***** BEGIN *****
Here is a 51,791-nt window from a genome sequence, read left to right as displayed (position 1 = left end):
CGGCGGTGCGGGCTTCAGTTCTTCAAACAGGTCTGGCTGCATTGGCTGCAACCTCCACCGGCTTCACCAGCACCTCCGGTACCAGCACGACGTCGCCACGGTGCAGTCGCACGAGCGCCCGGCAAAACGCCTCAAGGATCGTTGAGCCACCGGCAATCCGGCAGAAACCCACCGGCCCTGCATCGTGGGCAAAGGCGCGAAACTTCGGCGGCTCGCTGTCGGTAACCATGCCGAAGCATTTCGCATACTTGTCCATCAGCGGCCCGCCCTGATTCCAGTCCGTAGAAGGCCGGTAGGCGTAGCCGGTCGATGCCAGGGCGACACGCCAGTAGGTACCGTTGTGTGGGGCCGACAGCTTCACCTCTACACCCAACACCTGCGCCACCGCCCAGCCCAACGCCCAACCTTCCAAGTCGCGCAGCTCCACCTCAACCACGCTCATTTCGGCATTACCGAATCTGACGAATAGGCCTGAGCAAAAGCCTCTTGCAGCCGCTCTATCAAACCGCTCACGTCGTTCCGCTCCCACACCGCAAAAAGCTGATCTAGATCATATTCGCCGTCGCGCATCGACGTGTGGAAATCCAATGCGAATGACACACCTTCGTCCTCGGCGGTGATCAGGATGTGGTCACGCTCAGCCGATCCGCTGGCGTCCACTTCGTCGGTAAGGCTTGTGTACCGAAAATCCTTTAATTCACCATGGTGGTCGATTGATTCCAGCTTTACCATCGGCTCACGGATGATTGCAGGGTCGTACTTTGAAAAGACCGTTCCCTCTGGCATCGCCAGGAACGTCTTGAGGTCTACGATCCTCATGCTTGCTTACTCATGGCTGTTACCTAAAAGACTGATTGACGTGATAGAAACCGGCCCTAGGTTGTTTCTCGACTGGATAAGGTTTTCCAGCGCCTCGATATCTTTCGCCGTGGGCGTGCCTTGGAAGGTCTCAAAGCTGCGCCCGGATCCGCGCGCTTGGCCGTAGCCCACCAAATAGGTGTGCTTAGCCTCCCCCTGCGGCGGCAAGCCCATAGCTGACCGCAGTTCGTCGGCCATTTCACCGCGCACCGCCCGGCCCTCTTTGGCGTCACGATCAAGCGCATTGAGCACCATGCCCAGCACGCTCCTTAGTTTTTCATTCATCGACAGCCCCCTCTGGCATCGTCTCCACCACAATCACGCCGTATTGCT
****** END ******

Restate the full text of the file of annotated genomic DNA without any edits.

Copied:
Here is a 51,791-nt window from a genome sequence, read left to right as displayed (position 1 = left end):
CGGCGGTGCGGGCTTCAGTTCTTCAAACAGGTCTGGCTGCATTGGCTGCAACCTCCACCGGCTTCACCAGCACCTCCGGTACCAGCACGACGTCGCCACGGTGCAGTCGCACGAGCGCCCGGCAAAACGCCTCAAGGATCGTTGAGCCACCGGCAATCCGGCAGAAACCCACCGGCCCTGCATCGTGGGCAAAGGCGCGAAACTTCGGCGGCTCGCTGTCGGTAACCATGCCGAAGCATTTCGCATACTTGTCCATCAGCGGCCCGCCCTGATTCCAGTCCGTAGAAGGCCGGTAGGCGTAGCCGGTCGATGCCAGGGCGACACGCCAGTAGGTACCGTTGTGTGGGGCCGACAGCTTCACCTCTACACCCAACACCTGCGCCACCGCCCAGCCCAACGCCCAACCTTCCAAGTCGCGCAGCTCCACCTCAACCACGCTCATTTCGGCATTACCGAATCTGACGAATAGGCCTGAGCAAAAGCCTCTTGCAGCCGCTCTATCAAACCGCTCACGTCGTTCCGCTCCCACACCGCAAAAAGCTGATCTAGATCATATTCGCCGTCGCGCATCGACGTGTGGAAATCCAATGCGAATGACACACCTTCGTCCTCGGCGGTGATCAGGATGTGGTCACGCTCAGCCGATCCGCTGGCGTCCACTTCGTCGGTAAGGCTTGTGTACCGAAAATCCTTTAATTCACCATGGTGGTCGATTGATTCCAGCTTTACCATCGGCTCACGGATGATTGCAGGGTCGTACTTTGAAAAGACCGTTCCCTCTGGCATCGCCAGGAACGTCTTGAGGTCTACGATCCTCATGCTTGCTTACTCATGGCTGTTACCTAAAAGACTGATTGACGTGATAGAAACCGGCCCTAGGTTGTTTCTCGACTGGATAAGGTTTTCCAGCGCCTCGATATCTTTCGCCGTGGGCGTGCCTTGGAAGGTCTCAAAGCTGCGCCCGGATCCGCGCGCTTGGCCGTAGCCCACCAAATAGGTGTGCTTAGCCTCCCCCTGCGGCGGCAAGCCCATAGCTGACCGCAGTTCGTCGGCCATTTCACCGCGCACCGCCCGGCCCTCTTTGGCGTCACGATCAAGCGCATTGAGCACCATGCCCAGCACGCTCCTTAGTTTTTCATTCATCGACAGCCCCCTCTGGCATCGTCTCCACCACAATCACGCCGTATTGCT